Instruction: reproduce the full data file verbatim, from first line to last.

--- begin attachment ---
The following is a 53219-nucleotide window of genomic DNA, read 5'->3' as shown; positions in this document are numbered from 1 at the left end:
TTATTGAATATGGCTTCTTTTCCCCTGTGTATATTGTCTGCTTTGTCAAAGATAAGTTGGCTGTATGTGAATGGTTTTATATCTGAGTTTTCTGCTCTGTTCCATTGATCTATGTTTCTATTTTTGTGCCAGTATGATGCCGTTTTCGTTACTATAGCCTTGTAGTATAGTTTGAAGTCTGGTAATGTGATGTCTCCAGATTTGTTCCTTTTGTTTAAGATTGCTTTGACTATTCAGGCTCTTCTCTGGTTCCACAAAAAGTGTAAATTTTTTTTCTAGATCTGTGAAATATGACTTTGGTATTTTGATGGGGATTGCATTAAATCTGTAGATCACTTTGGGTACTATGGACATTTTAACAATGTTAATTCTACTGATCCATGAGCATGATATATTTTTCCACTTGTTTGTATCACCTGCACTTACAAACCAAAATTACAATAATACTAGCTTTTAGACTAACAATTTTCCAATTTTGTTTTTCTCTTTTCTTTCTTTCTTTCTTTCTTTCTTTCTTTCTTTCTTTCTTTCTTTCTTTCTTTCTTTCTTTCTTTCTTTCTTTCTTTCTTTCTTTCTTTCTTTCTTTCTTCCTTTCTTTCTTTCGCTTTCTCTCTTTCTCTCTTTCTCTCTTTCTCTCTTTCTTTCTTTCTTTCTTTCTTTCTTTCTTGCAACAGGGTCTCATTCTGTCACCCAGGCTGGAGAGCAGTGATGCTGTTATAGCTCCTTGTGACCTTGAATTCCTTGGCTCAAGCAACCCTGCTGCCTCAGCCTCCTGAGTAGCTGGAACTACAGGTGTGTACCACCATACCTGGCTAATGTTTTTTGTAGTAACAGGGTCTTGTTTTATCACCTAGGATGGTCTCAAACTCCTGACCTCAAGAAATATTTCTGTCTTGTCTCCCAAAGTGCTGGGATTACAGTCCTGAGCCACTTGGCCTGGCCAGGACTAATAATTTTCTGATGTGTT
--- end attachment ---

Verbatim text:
The following is a 53219-nucleotide window of genomic DNA, read 5'->3' as shown; positions in this document are numbered from 1 at the left end:
TTATTGAATATGGCTTCTTTTCCCCTGTGTATATTGTCTGCTTTGTCAAAGATAAGTTGGCTGTATGTGAATGGTTTTATATCTGAGTTTTCTGCTCTGTTCCATTGATCTATGTTTCTATTTTTGTGCCAGTATGATGCCGTTTTCGTTACTATAGCCTTGTAGTATAGTTTGAAGTCTGGTAATGTGATGTCTCCAGATTTGTTCCTTTTGTTTAAGATTGCTTTGACTATTCAGGCTCTTCTCTGGTTCCACAAAAAGTGTAAATTTTTTTTCTAGATCTGTGAAATATGACTTTGGTATTTTGATGGGGATTGCATTAAATCTGTAGATCACTTTGGGTACTATGGACATTTTAACAATGTTAATTCTACTGATCCATGAGCATGATATATTTTTCCACTTGTTTGTATCACCTGCACTTACAAACCAAAATTACAATAATACTAGCTTTTAGACTAACAATTTTCCAATTTTGTTTTTCTCTTTTCTTTCTTTCTTTCTTTCTTTCTTTCTTTCTTTCTTTCTTTCTTTCTTTCTTTCTTTCTTTCTTTCTTTCTTTCTTTCTTTCTTTCTTTCTTTCTTTCTTCCTTTCTTTCTTTCGCTTTCTCTCTTTCTCTCTTTCTCTCTTTCTCTCTTTCTTTCTTTCTTTCTTTCTTTCTTTCTTGCAACAGGGTCTCATTCTGTCACCCAGGCTGGAGAGCAGTGATGCTGTTATAGCTCCTTGTGACCTTGAATTCCTTGGCTCAAGCAACCCTGCTGCCTCAGCCTCCTGAGTAGCTGGAACTACAGGTGTGTACCACCATACCTGGCTAATGTTTTTTGTAGTAACAGGGTCTTGTTTTATCACCTAGGATGGTCTCAAACTCCTGACCTCAAGAAATATTTCTGTCTTGTCTCCCAAAGTGCTGGGATTACAGTCCTGAGCCACTTGGCCTGGCCAGGACTAATAATTTTCTGATGTGTT